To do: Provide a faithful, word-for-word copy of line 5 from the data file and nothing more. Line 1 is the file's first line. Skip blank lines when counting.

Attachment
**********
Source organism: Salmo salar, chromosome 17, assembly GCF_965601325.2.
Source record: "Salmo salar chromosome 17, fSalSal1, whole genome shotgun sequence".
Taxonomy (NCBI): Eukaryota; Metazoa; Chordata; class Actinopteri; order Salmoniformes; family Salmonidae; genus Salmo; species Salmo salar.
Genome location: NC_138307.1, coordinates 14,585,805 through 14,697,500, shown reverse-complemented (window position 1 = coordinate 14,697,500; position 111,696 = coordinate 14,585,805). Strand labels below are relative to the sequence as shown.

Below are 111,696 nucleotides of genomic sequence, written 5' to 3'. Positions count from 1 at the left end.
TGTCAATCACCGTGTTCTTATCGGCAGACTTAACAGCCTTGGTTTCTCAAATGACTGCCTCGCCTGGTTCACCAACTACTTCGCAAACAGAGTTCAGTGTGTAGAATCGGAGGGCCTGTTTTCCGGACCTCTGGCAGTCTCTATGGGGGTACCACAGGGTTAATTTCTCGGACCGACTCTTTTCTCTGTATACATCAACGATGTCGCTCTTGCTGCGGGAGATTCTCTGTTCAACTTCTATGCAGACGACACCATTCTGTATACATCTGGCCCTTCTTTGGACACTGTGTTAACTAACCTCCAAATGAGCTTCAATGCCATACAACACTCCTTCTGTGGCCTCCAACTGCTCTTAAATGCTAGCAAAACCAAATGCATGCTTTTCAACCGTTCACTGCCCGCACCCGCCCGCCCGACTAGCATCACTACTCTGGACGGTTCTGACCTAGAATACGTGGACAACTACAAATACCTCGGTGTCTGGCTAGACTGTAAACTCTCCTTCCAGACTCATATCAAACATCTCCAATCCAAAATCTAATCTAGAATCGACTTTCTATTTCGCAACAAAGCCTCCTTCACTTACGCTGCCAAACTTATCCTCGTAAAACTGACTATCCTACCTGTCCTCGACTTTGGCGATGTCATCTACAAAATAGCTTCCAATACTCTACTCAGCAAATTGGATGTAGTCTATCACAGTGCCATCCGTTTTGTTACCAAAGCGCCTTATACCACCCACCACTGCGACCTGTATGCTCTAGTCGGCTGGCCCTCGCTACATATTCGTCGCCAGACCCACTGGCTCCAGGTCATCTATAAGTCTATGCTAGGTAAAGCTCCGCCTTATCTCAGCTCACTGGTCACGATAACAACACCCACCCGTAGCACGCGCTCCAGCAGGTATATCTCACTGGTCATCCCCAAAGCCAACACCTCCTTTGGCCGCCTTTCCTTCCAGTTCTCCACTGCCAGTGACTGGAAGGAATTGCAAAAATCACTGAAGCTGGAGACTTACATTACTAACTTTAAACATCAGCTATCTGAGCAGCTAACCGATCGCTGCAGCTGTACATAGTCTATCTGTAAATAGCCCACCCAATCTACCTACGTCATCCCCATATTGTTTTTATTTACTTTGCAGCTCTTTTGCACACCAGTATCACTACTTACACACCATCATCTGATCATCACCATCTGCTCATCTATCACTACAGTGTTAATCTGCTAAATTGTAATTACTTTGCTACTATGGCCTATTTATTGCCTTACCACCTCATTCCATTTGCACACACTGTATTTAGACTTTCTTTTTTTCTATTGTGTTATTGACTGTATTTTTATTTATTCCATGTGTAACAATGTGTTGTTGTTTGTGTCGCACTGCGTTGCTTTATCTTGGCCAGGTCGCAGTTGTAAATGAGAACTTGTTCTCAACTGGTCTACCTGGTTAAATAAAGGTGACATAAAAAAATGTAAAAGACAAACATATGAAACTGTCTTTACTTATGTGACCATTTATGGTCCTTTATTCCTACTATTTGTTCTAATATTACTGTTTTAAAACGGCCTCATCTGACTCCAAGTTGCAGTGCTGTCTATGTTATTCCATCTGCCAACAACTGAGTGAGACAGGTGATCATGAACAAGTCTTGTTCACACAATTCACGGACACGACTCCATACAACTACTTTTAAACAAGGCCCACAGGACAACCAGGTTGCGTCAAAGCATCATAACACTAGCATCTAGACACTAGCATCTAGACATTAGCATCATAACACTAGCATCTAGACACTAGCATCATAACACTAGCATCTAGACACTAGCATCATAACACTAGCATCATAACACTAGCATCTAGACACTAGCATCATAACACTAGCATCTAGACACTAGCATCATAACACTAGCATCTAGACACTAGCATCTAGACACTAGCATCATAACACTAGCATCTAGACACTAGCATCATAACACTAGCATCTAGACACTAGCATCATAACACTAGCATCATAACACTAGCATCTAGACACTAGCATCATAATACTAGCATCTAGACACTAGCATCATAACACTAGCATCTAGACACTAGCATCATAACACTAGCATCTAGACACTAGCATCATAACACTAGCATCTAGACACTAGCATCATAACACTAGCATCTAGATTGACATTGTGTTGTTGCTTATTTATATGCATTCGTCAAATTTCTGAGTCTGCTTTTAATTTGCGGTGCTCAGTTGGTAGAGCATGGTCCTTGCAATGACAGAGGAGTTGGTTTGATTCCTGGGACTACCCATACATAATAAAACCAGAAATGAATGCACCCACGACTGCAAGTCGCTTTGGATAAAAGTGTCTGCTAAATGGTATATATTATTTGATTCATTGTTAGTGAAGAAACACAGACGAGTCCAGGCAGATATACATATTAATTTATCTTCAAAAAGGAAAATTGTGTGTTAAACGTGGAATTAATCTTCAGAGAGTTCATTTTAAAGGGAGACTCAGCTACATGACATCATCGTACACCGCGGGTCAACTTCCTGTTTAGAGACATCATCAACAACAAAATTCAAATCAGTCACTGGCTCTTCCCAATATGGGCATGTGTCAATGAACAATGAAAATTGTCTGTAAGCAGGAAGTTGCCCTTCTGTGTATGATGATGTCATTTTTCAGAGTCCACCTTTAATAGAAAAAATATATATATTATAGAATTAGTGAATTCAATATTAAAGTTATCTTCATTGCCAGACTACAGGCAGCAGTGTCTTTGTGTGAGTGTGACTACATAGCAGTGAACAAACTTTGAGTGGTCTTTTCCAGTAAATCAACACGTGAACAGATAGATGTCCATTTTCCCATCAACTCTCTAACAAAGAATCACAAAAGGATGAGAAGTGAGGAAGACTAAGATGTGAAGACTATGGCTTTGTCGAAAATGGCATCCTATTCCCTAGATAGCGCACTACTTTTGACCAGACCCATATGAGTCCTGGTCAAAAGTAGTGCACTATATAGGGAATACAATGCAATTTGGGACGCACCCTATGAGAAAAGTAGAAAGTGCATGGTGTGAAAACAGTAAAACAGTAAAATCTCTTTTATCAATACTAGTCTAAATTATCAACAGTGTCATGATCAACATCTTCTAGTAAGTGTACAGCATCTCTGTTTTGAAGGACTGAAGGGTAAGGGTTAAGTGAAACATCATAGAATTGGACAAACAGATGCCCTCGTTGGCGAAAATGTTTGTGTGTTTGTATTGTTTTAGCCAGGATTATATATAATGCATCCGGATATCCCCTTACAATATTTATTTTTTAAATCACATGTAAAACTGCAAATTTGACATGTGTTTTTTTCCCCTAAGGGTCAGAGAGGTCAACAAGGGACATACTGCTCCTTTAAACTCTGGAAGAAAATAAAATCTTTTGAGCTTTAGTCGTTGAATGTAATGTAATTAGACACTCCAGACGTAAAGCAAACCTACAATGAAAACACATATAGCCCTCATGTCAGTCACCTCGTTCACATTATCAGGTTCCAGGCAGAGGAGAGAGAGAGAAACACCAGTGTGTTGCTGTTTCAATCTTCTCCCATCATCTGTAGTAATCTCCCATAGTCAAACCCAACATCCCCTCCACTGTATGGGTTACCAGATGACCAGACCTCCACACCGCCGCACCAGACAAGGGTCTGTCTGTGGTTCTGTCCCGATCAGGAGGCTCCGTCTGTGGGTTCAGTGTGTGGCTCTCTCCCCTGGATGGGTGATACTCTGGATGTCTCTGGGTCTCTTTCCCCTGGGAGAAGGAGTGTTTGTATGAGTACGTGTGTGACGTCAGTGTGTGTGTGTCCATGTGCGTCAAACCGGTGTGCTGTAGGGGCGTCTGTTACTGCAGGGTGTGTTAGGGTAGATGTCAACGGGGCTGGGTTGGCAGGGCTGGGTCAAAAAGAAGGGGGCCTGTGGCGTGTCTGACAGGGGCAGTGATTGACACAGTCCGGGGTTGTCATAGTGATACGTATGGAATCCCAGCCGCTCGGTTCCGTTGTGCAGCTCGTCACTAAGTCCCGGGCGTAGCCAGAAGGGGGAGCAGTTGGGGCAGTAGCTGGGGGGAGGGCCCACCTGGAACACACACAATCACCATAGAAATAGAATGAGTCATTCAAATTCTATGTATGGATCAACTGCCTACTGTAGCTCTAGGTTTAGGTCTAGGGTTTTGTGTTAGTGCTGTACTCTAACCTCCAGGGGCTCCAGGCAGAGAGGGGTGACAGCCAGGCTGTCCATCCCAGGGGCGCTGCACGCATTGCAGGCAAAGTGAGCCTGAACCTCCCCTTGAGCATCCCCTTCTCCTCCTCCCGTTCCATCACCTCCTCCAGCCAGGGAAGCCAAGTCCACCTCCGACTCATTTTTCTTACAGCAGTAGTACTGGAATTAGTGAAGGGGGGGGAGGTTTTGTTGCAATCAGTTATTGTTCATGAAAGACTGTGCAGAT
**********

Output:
Below are 111,696 nucleotides of genomic sequence, written 5' to 3'. Positions count from 1 at the left end.